Prepmagic simulations are best used when teachers create their own interactive lessons and formative assessments to weave into their curriculum. Sometimes, like in the Peppered Moth Activity, the information in the simulation introduction gives away the explanation. Teachers might consider skipping this part and playing the simulation for the students on a projector. Then, use the pop-quiz option to see how students make sense of the phenomena themselves.
Teachers who are flipping their classroom can assign a simulation and pop quiz for homework. Then have students come to class ready to discuss the phenomena they observed.Continue reading Show less
Prepmagic uses simulations to help students visualize real-world scientific phenomena. They can watch a person bungee-jumping as a way to explore Hooke's Law or observe how populations of rabbits and foxes fluctuate in an ecosystem. Alongside each simulation are real-time data or graphs that allow students to view the changes in different ways.
For some simulations, labeled with a green L, teachers can add pauses, captions, and icons such as arrows to emphasize the key points they want students to notice. Teachers can also add pop quizzes during interactives to check for understanding. Students can take the quiz on their phones or other device by entering a specific code. Each simulation has been labeled with NGSS Science and Engineering Practices, Crosscutting Concepts, and overarching Disciplinary Core Ideas. But it is currently not available for teachers to search by specific DCI or by Performance Expectation.Continue reading Show less
Prepmagic is a great resource for teachers looking to create phenomena-centered lessons. Each simulation gives students an opportunity to use data to explain a real-world situation. The custom lessons empower teachers to tailor the simulation specifically to their lessons and curricula by adding their own descriptions and symbols. The simulations have some minor bugs that can baffle kids, however. In Mutation – Fitness of Mutant Allele, birds with the alleles "DD" are blue while "rr" birds are red. Unfortunately, when students select the allele percentages, these colors are switched. The editing tools do allow teachers to add notes and help students with possible areas of confusion.
In an effort to assess the 3-Dimensional Performance Expectations of NGSS, many standardized science tests are becoming enhanced by tech. Prepmagic offers students a chance to practice multiple-choice problems, but the tool could be improved by providing other question types, like drag and drop, to match the types of items students will see on their high-stakes tests.Continue reading Show less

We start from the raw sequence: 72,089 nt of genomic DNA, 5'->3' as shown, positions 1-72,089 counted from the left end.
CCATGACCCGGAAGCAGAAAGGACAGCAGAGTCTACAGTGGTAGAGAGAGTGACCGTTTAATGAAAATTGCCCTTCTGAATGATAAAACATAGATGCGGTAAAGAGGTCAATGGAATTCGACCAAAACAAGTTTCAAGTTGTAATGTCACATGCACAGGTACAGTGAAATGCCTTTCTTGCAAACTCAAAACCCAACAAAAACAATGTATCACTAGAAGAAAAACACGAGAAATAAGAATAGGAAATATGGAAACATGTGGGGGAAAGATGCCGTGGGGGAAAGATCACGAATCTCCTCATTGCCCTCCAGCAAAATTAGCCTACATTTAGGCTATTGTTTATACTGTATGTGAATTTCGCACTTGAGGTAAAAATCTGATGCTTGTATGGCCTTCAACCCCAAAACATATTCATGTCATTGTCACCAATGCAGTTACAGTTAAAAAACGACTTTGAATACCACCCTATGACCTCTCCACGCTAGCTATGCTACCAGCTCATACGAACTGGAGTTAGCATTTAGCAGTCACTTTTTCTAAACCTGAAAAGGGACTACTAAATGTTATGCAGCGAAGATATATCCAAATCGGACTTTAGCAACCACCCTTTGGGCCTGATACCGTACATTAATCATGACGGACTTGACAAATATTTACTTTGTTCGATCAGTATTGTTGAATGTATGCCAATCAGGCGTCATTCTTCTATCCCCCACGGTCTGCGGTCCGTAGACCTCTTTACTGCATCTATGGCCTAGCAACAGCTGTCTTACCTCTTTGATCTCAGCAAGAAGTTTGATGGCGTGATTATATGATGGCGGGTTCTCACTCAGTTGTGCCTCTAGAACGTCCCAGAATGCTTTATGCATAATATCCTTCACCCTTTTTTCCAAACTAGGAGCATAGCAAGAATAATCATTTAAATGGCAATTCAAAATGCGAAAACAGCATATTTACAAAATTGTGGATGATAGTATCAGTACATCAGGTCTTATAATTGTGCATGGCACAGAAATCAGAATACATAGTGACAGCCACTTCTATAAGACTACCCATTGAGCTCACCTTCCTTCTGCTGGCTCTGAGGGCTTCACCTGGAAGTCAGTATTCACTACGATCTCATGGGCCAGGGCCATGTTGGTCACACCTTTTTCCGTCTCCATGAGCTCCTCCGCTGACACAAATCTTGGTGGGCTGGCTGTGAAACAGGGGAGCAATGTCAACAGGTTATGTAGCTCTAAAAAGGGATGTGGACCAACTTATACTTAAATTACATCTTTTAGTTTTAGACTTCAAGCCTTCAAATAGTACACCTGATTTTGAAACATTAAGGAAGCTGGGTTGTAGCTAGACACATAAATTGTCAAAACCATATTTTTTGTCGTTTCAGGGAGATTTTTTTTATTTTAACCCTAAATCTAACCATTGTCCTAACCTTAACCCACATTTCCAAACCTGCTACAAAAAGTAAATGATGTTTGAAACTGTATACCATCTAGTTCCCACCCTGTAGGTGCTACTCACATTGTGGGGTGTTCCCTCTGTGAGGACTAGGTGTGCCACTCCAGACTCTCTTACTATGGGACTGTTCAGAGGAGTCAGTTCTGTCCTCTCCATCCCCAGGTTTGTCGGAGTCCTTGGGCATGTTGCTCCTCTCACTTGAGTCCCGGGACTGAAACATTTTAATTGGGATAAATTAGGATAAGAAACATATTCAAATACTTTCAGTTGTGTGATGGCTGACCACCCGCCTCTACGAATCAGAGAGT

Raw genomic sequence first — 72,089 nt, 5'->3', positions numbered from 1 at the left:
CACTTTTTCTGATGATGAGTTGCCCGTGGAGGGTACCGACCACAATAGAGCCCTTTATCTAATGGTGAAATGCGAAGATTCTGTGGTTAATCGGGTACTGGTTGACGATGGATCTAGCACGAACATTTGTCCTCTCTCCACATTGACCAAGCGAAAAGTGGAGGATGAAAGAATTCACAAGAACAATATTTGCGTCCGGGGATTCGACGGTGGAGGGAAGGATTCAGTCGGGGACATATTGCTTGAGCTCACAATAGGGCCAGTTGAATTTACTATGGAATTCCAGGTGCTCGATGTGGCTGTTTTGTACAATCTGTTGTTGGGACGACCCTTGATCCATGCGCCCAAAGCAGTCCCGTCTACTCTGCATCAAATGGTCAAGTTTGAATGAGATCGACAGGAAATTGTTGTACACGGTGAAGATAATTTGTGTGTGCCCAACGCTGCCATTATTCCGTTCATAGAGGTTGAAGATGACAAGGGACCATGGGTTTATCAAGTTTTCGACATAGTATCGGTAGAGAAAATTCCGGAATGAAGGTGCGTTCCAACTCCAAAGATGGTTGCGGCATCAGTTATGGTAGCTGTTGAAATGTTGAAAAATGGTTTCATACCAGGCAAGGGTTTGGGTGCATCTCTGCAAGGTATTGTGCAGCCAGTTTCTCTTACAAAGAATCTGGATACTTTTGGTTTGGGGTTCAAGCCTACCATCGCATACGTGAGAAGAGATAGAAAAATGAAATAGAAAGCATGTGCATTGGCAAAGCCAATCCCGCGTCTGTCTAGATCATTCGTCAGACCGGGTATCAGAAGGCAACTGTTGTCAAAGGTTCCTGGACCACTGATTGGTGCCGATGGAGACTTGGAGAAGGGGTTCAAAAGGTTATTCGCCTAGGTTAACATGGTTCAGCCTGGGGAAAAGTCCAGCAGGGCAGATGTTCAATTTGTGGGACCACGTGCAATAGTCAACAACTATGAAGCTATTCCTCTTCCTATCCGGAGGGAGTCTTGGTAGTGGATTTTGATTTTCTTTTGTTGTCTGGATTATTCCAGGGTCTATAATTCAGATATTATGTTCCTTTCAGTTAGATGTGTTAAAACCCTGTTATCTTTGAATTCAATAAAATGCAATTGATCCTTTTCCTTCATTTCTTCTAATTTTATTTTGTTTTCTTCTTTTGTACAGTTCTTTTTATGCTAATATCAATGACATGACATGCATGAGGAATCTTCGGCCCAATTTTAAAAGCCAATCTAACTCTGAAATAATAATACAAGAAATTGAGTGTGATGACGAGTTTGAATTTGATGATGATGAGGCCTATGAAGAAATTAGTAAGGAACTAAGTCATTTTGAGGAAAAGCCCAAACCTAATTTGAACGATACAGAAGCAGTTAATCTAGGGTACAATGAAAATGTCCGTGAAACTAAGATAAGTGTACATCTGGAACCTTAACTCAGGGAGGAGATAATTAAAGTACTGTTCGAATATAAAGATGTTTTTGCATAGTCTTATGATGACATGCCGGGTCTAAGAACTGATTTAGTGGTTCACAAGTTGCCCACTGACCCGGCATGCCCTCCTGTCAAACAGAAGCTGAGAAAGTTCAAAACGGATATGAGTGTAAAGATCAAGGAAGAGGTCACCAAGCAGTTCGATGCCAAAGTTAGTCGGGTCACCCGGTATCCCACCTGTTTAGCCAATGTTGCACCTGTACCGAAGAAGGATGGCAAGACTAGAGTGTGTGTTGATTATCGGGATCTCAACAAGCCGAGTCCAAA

Key Standards Supported
Linear, Quadratic, And Exponential Models
Observe using graphs and tables that a quantity increasing exponentially eventually exceeds a quantity increasing linearly, quadratically, or (more generally) as a polynomial function.
Key Standards Supported
Biological Evolution: Unity and Diversity
Construct an explanation based on evidence that describes how genetic variations of traits in a population increase some individuals’ probability of surviving and reproducing in a specific environment.
Use mathematical representations to support explanations of how natural selection may lead to increases and decreases of specific traits in populations over time.
Apply concepts of statistics and probability to support explanations that organisms with an advantageous heritable trait tend to increase in proportion to organisms lacking this trait.
Evaluate the evidence supporting claims that changes in environmental conditions may result in: (1) increases in the number of individuals of some species, (2) the emergence of new species over time, and (3) the extinction of other species.
Ecosystems: Interactions, Energy, and Dynamics
Analyze and interpret data to provide evidence for the effects of resource availability on organisms and populations of organisms in an ecosystem.
Construct an argument supported by empirical evidence that changes to physical or biological components of an ecosystem affect populations.
Use mathematical and/or computational representations to support explanations of factors that affect carrying capacity of ecosystems at different scales.
From Molecules to Organisms: Structures and Processes
Plan and conduct an investigation to provide evidence that feedback mechanisms maintain homeostasis.
Matter and Its Interactions
Construct and revise an explanation for the outcome of a simple chemical reaction based on the outermost electron states of atoms, trends in the periodic table, and knowledge of the patterns of chemical properties.
Plan and conduct an investigation to gather evidence to compare the structure of substances at the bulk scale to infer the strength of electrical forces between particles.
Motion and Stability: Forces and Interactions
Apply Newton’s Third Law to design a solution to a problem involving the motion of two colliding objects.
Analyze data to support the claim that Newton’s second law of motion describes the mathematical relationship among the net force on a macroscopic object, its mass, and its acceleration.
Use mathematical representations to support the claim that the total momentum of a system of objects is conserved when there is no net force on the system.
Use mathematical representations of Newton’s Law of Gravitation and Coulomb’s Law to describe and predict the gravitational and electrostatic forces between objects.
Waves and Their Applications in Technologies for Information Transfer
Use mathematical representations to describe a simple model for waves that includes how the amplitude of a wave is related to the energy in a wave.
Use mathematical representations to support a claim regarding relationships among the frequency, wavelength, and speed of waves traveling in various media.
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